With regard to marriage, a Catholic that violates form (gets married outside of a Catholic church without a dispensation) is sinning.  This is true whether or not the person knows that she must be married in a church and whether or not she believes it to be a sin or not.  For that sin to be a mortal sin, the person must know that it is against Catholic teachings to be married outside of a Catholic church.  It doesn’t matter if the person believes herself to not be Catholic or if she disagrees with Church teachings – if she knows it’s against Church teachings and she does it anyway, it’s a mortal sin.

Post # 9
Member
1025 posts
Bumble bee
  • Wedding: August 2010

@CatholicBee: It does matter. A sin is something that is done with full knowledge, consent of will, and has to be of grave matter. Obviously the OP is trying to correct her situation, so no need to drive home that it’s a sin! I think she’s got that figured out, otherwise she wouldn’t be doing a convalidation.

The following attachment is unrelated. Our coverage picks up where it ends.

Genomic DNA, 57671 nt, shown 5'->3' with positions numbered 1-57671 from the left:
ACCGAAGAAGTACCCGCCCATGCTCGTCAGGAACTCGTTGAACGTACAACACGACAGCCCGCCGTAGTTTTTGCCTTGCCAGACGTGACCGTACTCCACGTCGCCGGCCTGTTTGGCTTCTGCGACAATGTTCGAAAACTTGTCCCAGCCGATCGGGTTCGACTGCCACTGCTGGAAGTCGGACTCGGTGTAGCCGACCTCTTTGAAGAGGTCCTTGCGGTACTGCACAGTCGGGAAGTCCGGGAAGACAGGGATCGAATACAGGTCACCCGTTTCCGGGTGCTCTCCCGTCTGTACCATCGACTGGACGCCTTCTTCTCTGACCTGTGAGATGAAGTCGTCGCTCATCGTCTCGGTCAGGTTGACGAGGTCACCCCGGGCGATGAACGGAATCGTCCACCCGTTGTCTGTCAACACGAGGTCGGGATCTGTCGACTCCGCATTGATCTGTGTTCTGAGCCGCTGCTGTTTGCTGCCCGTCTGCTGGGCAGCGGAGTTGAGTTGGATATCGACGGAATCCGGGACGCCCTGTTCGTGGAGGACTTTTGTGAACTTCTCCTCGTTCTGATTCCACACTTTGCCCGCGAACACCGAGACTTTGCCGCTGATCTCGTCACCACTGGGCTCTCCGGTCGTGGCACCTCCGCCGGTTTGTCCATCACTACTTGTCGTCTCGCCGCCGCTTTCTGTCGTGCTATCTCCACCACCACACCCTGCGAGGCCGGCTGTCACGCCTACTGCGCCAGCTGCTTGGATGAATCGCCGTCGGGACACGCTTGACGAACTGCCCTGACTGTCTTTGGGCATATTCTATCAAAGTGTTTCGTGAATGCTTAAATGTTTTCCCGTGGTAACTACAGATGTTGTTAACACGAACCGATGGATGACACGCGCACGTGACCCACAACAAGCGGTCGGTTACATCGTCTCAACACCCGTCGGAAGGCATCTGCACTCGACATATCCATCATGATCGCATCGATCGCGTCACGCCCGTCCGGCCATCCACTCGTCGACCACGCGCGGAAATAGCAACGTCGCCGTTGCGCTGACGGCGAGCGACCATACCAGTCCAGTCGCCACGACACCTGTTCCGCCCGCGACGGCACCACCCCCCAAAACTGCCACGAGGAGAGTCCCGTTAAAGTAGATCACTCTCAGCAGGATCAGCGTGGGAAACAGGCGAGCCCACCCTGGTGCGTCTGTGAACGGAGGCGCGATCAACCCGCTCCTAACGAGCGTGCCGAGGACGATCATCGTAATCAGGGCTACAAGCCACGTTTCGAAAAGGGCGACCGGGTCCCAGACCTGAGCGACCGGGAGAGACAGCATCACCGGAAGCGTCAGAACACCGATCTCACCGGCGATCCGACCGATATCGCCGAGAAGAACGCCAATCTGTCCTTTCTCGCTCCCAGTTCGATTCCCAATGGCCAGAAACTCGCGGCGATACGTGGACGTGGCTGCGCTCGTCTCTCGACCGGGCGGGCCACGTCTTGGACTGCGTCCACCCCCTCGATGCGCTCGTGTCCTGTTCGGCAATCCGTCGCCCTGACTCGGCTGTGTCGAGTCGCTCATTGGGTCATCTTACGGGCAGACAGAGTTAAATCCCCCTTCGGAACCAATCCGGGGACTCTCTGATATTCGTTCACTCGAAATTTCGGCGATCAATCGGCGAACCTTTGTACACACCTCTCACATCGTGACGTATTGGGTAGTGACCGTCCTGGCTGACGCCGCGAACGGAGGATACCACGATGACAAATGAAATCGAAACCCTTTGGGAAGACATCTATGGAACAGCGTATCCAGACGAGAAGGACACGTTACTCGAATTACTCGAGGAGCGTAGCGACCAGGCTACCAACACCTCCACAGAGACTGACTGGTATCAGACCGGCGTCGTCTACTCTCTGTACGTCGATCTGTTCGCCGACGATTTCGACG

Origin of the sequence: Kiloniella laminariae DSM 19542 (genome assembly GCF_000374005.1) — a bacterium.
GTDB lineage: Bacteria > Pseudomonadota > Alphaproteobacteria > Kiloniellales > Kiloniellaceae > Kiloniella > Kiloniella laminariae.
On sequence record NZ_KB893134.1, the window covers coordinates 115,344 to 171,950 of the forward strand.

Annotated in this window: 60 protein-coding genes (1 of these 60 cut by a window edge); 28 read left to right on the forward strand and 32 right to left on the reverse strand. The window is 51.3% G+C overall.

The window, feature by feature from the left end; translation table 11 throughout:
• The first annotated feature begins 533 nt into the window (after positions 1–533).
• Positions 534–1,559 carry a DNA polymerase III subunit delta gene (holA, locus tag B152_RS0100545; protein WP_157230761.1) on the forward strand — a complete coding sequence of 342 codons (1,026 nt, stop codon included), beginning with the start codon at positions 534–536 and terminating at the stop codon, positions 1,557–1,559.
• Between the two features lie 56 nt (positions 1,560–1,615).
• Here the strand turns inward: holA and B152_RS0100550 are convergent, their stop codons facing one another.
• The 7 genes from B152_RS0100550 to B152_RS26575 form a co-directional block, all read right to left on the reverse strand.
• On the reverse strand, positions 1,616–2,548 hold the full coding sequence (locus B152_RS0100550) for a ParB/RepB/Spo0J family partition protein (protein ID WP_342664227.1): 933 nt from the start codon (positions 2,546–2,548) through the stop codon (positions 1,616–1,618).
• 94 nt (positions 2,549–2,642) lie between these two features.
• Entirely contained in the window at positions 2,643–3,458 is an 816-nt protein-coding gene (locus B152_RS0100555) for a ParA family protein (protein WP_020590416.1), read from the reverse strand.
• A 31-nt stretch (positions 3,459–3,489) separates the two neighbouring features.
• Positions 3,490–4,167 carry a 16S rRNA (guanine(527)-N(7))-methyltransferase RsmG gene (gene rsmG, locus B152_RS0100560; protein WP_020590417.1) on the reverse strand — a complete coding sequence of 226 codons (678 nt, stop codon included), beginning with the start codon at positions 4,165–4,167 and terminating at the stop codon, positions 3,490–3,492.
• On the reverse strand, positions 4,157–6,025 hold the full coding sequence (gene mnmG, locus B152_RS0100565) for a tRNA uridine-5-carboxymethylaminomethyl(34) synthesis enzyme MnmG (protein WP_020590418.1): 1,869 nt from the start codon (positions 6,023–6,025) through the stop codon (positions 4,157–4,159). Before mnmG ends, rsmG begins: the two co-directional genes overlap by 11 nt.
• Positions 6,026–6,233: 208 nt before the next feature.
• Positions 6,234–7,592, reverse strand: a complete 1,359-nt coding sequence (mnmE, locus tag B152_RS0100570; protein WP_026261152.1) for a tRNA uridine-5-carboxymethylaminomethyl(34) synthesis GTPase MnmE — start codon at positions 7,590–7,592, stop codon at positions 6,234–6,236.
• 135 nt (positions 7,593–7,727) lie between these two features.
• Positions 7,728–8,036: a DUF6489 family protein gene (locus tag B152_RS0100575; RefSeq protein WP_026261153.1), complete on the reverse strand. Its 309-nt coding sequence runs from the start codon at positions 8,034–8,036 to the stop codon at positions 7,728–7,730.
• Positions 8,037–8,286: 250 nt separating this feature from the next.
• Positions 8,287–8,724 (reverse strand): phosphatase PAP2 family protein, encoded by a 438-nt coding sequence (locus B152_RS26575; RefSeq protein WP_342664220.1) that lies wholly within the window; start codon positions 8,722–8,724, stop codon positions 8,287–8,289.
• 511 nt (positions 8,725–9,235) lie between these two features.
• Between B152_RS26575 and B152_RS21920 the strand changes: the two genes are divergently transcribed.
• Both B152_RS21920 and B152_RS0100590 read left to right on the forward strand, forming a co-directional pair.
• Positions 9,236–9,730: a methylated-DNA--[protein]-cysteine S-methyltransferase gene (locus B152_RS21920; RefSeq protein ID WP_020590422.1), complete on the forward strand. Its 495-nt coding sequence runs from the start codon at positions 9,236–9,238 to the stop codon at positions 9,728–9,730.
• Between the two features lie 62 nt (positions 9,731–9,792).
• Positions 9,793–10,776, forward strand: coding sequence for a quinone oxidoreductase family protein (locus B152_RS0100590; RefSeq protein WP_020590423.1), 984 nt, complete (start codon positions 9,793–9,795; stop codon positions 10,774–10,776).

Post # 10
Member
133 posts
Blushing bee

@jedeve: A sin is defined in the CCC as “an utterance, a deed, or a desire contrary to the eternal law.”  There’s no requirement for full knowledge.

A MORTAL sin is one that’s done with full knowledge, consent of will, and has to be of grave matter.  A VENIAL sin does not have to have one of those conditions.  Thus, you can commit venial sins without your full knowledge.

Also, it doesn’t matter if a person determines that she is “not Catholic” and thereby free of Catholic requirements.  Once baptized Catholic, you are always Catholic.  There is no way to undo an indellible mark.

As far as “driving it home” that premarital relations is a sin, I’m only making that distinction so that someone else doesn’t read this thread and think “Oh, it’s not a sin.  Well then I won’t worry about it.”

 

Post # 11
Member
344 posts
Helper bee
  • Wedding: April 2010